DMovies - Your platform for thought-provoking cinema
Blending documentary, theatre and literature into one large and broad tropical melting pot

Brazilian cinema will always need Eduardo Coutinho. He died in tragic circumstances in February 2014, murdered by his schizophrenic son, but his legacy lives on. He remains a reference for filmmakers in Brazil and beyond. His documentaries consistently expose and question the fine line between fiction and truth. For example, in Edifício Master (2002) a woman tells lies. Coutinho explained: “I am a truthful liar; I lie but I say the truth” (taken from ‘Celebrating the Work of Eduardo Coutinho’, by Cecilia Sayad).

Moscou is the result of a collaboration between Coutinho and theatre company Grupo Galpão. Coutinho proposed that the group recreate Anton Chekhov’s play ‘Three Sisters’ in just three weeks, the structure of the film being a collage of workshop, improvisation and rehearsal fragments, all taking place in their theatre building in Belo Horizonte.

The film is a long conversation about past and present, Russian traditions, Brazilian folklore and the role of the actors. We see the actors in the process of creating their characters and incorporating their own personal dilemmas into Chekhov’s fictional creatures. Some of the scenic objects are meaningful for the actors, but not part of the original play. Coutinho skilfully subverts the drama genre, thereby creating a new kind of documentary.

Coutinho did not merely shoot a play. It is common to reproduce plays in films, as with playwright and filmmaker director David Mamet. Mamet’s films are quite static, and the stage is immaculate and sacred. In Moscou, on the other hand, everything is desecrated: the dressing-room, the actors having lunch while they memorise their lines, the escape door to Moscow (a chalk drawing on the wall).

Moscou is an in-depth analysis of Chekhov’s ‘Three Sisters’, in the same way Looking for Richard (Al Pacino, 1996) is an examination of Shakespeare’s ‘Richard III’. Both Coutinho and Pacino foreground the construction of the characters. They also pay a tribute to classic writers. Italian writer Italo Calvino explained in ‘Why Read Classics’: “the classics are books that exert a peculiar influence, both when they refuse to be eradicated from the mind and when they conceal themselves in the folds of memory, camouflaging themselves as the collective or individual unconscious”.

The movie questions the boundaries of film directing, thereby deconstructing the relation between cinema, theatre and literature. It is unclear who is in charge of the work: is it Coutinho as the film director, or Enrique Diaz as the theatre director?

Coutinho plays with these boundaries throughout the entire film. Were the lines written by Chekhov or created by the actors? The use of photos when introducing some characters also generates doubts. Who are these people? Are they related to the actors? The answers to these questions are not important.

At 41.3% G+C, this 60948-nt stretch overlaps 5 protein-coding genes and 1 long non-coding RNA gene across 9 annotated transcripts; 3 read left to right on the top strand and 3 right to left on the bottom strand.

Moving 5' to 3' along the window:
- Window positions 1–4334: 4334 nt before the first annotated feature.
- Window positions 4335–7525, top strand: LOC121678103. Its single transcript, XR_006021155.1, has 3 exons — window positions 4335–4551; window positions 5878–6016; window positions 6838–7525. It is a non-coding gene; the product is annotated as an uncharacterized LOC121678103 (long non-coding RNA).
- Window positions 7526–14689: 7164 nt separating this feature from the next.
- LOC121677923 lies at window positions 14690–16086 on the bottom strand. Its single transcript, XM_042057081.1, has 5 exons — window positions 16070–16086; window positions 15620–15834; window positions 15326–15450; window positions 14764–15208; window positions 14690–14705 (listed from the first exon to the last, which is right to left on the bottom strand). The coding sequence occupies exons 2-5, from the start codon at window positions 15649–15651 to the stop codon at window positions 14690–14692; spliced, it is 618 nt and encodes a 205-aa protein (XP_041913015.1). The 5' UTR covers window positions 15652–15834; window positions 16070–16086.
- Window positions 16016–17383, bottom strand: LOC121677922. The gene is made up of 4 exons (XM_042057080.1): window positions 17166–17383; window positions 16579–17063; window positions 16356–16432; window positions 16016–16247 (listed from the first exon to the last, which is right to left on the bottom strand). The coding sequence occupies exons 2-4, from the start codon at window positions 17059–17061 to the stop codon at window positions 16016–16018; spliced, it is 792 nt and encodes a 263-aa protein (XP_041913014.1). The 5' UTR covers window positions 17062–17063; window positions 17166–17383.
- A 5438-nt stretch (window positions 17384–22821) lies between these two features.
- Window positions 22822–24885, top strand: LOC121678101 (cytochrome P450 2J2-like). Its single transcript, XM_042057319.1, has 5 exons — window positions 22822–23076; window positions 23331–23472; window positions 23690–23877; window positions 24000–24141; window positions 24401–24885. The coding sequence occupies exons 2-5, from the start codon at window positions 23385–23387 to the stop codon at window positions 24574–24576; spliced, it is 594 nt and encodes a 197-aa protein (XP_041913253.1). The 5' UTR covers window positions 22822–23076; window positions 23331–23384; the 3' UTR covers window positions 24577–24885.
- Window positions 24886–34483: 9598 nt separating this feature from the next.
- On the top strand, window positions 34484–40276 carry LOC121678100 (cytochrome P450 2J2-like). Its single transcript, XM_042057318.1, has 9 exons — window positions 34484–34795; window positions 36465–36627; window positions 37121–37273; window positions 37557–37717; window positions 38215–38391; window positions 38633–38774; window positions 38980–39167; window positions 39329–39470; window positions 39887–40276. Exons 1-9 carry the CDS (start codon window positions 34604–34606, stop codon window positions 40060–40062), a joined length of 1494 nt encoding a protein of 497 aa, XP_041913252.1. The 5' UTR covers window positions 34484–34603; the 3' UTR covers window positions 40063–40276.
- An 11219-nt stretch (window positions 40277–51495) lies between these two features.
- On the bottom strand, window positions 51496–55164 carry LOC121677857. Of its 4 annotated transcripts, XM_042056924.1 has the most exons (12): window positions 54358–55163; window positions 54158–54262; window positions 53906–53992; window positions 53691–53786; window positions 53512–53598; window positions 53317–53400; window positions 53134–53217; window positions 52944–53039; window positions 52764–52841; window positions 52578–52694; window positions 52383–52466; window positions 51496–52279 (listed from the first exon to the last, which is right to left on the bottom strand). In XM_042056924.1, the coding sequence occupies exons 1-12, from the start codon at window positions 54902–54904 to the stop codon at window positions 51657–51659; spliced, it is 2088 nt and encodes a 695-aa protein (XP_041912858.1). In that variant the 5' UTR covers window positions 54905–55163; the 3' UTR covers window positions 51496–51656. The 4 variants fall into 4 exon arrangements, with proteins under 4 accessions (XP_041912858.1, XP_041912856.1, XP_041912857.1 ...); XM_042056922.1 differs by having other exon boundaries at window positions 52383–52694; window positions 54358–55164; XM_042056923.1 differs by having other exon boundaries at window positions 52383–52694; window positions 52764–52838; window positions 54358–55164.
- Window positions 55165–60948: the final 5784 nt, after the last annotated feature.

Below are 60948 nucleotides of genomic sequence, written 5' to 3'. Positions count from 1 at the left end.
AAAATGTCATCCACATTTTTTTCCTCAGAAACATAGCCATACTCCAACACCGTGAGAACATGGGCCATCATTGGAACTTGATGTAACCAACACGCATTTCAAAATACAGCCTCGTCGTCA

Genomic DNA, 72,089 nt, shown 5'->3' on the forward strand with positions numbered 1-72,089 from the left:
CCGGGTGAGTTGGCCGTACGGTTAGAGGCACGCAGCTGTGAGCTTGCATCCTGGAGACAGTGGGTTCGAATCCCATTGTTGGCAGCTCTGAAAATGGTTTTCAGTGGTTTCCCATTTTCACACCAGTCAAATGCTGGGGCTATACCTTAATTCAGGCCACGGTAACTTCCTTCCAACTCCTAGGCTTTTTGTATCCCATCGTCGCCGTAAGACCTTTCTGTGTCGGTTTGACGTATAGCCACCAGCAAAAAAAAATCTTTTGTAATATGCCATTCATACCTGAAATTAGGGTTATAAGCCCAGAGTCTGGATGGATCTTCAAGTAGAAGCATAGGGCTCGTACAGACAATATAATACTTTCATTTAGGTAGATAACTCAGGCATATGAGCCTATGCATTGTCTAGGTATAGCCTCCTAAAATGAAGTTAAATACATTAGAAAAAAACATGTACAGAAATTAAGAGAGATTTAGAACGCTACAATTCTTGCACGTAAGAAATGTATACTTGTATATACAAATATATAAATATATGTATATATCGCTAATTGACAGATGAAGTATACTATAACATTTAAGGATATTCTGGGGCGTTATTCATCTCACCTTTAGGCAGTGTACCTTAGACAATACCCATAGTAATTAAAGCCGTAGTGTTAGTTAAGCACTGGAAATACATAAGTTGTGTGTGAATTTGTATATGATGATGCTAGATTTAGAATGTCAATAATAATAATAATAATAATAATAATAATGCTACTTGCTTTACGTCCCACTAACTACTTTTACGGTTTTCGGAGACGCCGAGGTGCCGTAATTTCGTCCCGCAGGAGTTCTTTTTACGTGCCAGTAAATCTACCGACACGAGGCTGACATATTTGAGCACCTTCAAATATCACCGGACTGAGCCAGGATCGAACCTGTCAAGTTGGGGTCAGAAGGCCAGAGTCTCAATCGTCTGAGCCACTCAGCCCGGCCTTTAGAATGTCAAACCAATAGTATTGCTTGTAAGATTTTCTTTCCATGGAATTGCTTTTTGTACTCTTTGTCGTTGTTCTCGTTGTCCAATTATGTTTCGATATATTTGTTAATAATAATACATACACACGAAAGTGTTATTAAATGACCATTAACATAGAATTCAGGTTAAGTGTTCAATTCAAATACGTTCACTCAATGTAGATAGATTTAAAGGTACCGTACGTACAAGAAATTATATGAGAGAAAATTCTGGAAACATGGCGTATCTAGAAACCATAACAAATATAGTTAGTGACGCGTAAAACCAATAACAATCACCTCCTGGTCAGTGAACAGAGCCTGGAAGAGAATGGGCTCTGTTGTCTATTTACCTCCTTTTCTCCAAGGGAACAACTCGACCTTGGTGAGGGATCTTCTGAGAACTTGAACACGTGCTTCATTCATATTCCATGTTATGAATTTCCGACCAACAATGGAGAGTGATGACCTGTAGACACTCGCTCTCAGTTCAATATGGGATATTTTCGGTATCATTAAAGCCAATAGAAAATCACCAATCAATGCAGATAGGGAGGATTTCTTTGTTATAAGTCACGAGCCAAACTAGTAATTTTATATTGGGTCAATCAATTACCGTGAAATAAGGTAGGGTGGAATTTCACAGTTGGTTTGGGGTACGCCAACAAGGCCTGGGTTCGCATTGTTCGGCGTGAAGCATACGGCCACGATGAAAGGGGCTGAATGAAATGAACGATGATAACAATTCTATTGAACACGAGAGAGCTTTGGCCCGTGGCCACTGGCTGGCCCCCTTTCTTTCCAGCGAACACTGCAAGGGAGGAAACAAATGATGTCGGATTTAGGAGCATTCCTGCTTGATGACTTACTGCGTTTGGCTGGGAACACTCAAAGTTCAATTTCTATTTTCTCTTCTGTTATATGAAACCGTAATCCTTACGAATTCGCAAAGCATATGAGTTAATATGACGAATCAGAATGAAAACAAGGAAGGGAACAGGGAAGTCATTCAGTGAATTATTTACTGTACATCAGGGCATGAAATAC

Unfortunately Coutinho’s work is little known outside of Brazil. DMovies aims to change this by helping to divulge his personal and groundbreaking style of documentary-making, unparalleled anywhere else in the world. Moscou was selected as one of 16 dirtiest Brazilian films of the past 10 years.

By Maysa Moncao - 23-02-2016

Maysa Monção is a Brazilian writer, teacher, translator, editor and art performer who currently lives in London. She has a Masters Degree in Film Studies from Tor Vergata University in Rome, Italy, ...

DMovies Poll

Are the Oscars dirty enough for DMovies?

View Results

Loading ... Loading ...

Most Read

Forget Friday the 13th, Paranormal Activity and the [Read More...]
Just a few years back, finding a film [Read More...]
A lot of British people would rather forget [Read More...]
Pigs might fly. And so Brexit might happen. [Read More...]
Sexual diversity is at the very heart of [Read More...]
Films quotes are very powerful not just because [Read More...]

Read More



Duda Leite - 08-12-2023

Congo born and Belgium-based Baloji’s debut feature is packed with original ideas and robust visual concepts, in an dazzling ode to the struggles of the African diaspora - international co-production of six African and European nations shows at from the 3rd Red Sea International Film Festival [Read More...]

In the Shadow of Beirut

Garry Keane
Stephen Gerard Kelly

Victor Fraga - 07-12-2023

Two marginalised communities of Lebanon see no hope and no light, in gloomy doc about the country’s refusal and inability to integrate its most vulnerable people - from the 3rd Red Sea International Film Festival [Read More...]

24 Hours with Gaspar (24 Bersama Gaspar)

Yosep Anggi Noen

Joshua Bogatin - 07-12-2023

High-octane Indonesian drama about a man prescribed with 24 hours to live due to cardiac problems will not get your heart beating fast - from the 3rd Red Sea International Film Festival [Read More...]

Facebook Comment

Website Comments

Leave a Reply

Your email address will not be published. Required fields are marked *